We can create a restricted measure input control to allow us to restrict our visualization depending on the product and location we want to see.
First, we navigate to the Builder panel and select ‘+Create Calculation…’.
In the calculation editor, choose the following
- Type — Restricted Measure
- Measure — Choose a measure (i.e. Revenue)
- Dimension — Select a dimension (i.e. Product Category)
- Name — Give your calculation a name
- Values or Input Controls — New Calculation Input Control
In the Calculation Input Control, select the values you want available in your Input Control.
Since we want the ability to choose different members at different times, we’ll select ‘All Members’.
In our chart, we can also add a location Input Control.
When combined, we have a powerful filtering tool that allows us to control the inputs on our visualization. In the example above, our visualization has been filtered to show the Sales Managers’ Sales Revenue by product (i.e. Energy Drinks) and by State (i.e. Nevada).
Creating A Restricted Measure in Modeler
The advantage of creating restricted measures in modeler is that you can use them in multiple stories that are based on that one model.
Any calculations done at the story level are only available in that story.
First, navigate to your model, select account, and switch display mode to grid.
You will be able to type a formula in the cell and the autofill feature will provide a list of suggested formulas. To open the advanced formula editor, press Ctrl + Space bar.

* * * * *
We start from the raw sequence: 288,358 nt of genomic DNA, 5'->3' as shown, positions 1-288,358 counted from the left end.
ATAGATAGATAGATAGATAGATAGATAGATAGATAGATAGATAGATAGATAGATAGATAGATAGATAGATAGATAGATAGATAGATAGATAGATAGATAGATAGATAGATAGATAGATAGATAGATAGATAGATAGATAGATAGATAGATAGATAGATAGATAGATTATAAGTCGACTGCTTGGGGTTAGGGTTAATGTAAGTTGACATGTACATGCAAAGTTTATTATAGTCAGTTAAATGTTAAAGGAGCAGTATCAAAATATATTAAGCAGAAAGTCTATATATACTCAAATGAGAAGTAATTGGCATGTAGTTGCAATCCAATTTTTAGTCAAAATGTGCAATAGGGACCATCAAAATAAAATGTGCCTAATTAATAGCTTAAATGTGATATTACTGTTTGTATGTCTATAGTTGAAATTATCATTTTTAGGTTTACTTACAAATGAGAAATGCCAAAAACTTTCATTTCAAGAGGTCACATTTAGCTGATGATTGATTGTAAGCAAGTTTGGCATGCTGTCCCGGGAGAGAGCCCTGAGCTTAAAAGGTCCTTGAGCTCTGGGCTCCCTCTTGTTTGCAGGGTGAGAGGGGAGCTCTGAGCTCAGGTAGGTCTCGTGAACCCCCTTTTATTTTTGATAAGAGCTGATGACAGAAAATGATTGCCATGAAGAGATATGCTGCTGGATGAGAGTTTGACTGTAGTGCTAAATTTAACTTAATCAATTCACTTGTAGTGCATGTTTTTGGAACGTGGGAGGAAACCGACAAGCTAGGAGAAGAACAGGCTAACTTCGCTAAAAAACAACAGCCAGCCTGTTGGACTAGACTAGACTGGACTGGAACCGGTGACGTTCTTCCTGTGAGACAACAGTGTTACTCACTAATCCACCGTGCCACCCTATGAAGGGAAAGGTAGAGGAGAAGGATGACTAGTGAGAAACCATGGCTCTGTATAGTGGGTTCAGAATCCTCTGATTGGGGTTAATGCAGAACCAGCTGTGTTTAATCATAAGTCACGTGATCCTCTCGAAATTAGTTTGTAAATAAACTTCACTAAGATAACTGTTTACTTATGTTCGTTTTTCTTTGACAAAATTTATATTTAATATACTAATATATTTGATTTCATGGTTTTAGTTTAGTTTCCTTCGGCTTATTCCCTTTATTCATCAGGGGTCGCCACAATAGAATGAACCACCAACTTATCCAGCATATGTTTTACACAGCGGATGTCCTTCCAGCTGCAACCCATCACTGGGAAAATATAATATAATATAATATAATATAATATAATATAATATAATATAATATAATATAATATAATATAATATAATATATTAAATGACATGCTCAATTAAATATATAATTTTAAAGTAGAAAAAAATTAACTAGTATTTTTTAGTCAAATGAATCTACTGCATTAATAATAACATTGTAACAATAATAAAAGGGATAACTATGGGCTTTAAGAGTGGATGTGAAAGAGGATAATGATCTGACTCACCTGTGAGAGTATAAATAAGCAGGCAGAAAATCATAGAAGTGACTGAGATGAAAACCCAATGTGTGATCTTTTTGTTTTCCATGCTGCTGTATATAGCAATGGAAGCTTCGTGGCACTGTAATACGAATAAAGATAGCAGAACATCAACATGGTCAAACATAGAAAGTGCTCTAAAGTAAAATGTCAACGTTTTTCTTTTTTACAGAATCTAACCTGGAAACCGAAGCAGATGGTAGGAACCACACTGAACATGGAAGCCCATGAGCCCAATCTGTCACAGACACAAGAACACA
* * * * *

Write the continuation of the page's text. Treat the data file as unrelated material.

The Advanced Formula Editor
The Advanced Formula Editor gives you a few more options and allows you to easily add functions, conditions, and operators into your formula. Select the fx button to launch the advanced formula editor.
Similarly, you can begin typing your formula and the autofill feature will provide you with relevant options.
We want to create a formula to restrict the state of Nevada from our dataset.
In this example, we’ve opted to restrict the gross margin for all the states except Nevada — RESTRICT (GrossMargin, [d/state] = “Nevada”).
The result is a new Nevada measure is created, which we can use in any story based on this model.
Alternatively, you can access the advanced formula editor in list mode. Simply navigate to the details button and select a row to open the member details menu. From here, you can open the advanced formula tool.
There are plenty of other ways restricted measures can be used to enhance your data visualization. To learn more about creating restricted measures in either stories or modeler, see our additional resources: